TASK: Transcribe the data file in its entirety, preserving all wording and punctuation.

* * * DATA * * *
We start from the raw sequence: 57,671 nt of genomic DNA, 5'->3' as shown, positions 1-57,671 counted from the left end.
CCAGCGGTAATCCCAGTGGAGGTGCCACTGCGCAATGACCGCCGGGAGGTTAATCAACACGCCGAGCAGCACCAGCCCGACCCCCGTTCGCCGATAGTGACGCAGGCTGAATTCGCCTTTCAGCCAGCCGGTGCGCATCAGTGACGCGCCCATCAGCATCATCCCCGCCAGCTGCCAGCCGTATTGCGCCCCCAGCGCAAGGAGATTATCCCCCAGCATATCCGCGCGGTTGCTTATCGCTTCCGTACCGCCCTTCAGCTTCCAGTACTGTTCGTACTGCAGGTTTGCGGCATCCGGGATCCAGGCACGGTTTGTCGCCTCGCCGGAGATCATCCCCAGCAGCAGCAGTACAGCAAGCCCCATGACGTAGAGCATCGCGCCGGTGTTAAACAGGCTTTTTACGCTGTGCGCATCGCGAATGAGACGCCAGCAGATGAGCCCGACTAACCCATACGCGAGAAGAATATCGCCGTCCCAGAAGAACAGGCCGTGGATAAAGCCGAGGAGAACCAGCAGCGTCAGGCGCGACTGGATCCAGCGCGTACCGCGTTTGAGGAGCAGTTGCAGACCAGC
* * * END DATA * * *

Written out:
We start from the raw sequence: 57,671 nt of genomic DNA, 5'->3' as shown, positions 1-57,671 counted from the left end.
CCAGCGGTAATCCCAGTGGAGGTGCCACTGCGCAATGACCGCCGGGAGGTTAATCAACACGCCGAGCAGCACCAGCCCGACCCCCGTTCGCCGATAGTGACGCAGGCTGAATTCGCCTTTCAGCCAGCCGGTGCGCATCAGTGACGCGCCCATCAGCATCATCCCCGCCAGCTGCCAGCCGTATTGCGCCCCCAGCGCAAGGAGATTATCCCCCAGCATATCCGCGCGGTTGCTTATCGCTTCCGTACCGCCCTTCAGCTTCCAGTACTGTTCGTACTGCAGGTTTGCGGCATCCGGGATCCAGGCACGGTTTGTCGCCTCGCCGGAGATCATCCCCAGCAGCAGCAGTACAGCAAGCCCCATGACGTAGAGCATCGCGCCGGTGTTAAACAGGCTTTTTACGCTGTGCGCATCGCGAATGAGACGCCAGCAGATGAGCCCGACTAACCCATACGCGAGAAGAATATCGCCGTCCCAGAAGAACAGGCCGTGGATAAAGCCGAGGAGAACCAGCAGCGTCAGGCGCGACTGGATCCAGCGCGTACCGCGTTTGAGGAGCAGTTGCAGACCAGC